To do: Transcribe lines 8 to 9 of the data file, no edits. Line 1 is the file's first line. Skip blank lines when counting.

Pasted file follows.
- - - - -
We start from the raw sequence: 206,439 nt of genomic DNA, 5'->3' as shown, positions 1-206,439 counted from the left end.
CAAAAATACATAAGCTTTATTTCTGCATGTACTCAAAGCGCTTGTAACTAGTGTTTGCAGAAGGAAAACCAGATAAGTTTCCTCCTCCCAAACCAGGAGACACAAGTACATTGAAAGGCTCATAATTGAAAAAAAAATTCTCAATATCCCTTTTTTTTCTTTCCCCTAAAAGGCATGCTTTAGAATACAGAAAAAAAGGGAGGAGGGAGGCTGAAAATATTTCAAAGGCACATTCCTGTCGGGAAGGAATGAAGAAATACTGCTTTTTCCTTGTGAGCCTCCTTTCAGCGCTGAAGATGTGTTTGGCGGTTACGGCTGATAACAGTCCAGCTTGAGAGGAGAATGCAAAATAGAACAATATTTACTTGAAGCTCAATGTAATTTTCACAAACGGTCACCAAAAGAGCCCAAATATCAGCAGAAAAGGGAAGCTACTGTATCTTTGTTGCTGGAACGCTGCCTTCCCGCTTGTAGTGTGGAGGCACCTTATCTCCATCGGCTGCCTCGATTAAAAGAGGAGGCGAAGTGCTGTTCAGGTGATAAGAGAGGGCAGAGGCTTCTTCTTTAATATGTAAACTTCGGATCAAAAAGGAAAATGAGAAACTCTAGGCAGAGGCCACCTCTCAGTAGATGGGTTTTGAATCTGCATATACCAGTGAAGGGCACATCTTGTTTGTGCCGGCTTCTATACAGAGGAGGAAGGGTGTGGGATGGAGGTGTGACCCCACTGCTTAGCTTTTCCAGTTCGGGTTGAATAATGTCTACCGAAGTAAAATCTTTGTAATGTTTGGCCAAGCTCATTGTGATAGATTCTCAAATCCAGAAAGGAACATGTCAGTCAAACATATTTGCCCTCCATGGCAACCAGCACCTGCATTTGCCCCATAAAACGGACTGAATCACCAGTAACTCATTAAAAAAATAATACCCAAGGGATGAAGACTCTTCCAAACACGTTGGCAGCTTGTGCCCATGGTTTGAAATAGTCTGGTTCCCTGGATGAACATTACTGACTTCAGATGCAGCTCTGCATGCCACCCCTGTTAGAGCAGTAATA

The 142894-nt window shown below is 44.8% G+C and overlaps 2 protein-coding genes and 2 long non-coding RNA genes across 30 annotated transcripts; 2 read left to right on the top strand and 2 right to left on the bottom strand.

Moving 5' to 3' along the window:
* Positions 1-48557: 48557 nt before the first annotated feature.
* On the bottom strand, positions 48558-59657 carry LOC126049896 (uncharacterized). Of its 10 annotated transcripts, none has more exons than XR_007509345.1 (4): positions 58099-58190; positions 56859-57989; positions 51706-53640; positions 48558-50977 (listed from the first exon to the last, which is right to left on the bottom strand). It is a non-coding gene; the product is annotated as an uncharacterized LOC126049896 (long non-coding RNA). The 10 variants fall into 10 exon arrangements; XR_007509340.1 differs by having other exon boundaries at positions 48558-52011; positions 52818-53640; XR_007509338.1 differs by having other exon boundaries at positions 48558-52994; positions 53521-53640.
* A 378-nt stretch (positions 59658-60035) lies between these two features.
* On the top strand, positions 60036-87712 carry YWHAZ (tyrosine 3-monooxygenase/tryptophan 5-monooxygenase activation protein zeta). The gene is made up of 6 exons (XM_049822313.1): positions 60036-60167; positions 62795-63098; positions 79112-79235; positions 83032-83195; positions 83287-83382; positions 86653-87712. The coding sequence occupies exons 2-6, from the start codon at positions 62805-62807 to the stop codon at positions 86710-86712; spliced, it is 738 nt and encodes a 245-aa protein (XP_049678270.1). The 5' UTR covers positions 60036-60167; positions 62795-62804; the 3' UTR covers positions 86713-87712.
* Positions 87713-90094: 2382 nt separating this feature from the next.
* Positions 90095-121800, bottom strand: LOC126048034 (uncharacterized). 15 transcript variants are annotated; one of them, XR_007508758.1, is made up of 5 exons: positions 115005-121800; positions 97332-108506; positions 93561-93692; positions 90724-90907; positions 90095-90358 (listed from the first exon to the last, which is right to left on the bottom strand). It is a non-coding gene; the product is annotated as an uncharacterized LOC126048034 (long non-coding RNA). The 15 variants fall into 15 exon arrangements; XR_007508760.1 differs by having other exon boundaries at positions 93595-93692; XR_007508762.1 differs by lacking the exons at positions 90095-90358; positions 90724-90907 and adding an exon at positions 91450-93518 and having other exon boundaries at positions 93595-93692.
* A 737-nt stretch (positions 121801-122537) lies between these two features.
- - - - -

* On the top strand, positions 60036-87712 carry YWHAZ (tyrosine 3-monooxygenase/tryptophan 5-monooxygenase activation protein zeta). The gene is made up of 6 exons (XM_049822313.1): positions 60036-60167; positions 62795-63098; positions 79112-79235; positions 83032-83195; positions 83287-83382; positions 86653-87712. The coding sequence occupies exons 2-6, from the start codon at positions 62805-62807 to the stop codon at positions 86710-86712; spliced, it is 738 nt and encodes a 245-aa protein (XP_049678270.1). The 5' UTR covers positions 60036-60167; positions 62795-62804; the 3' UTR covers positions 86713-87712.
* Positions 87713-90094: 2382 nt separating this feature from the next.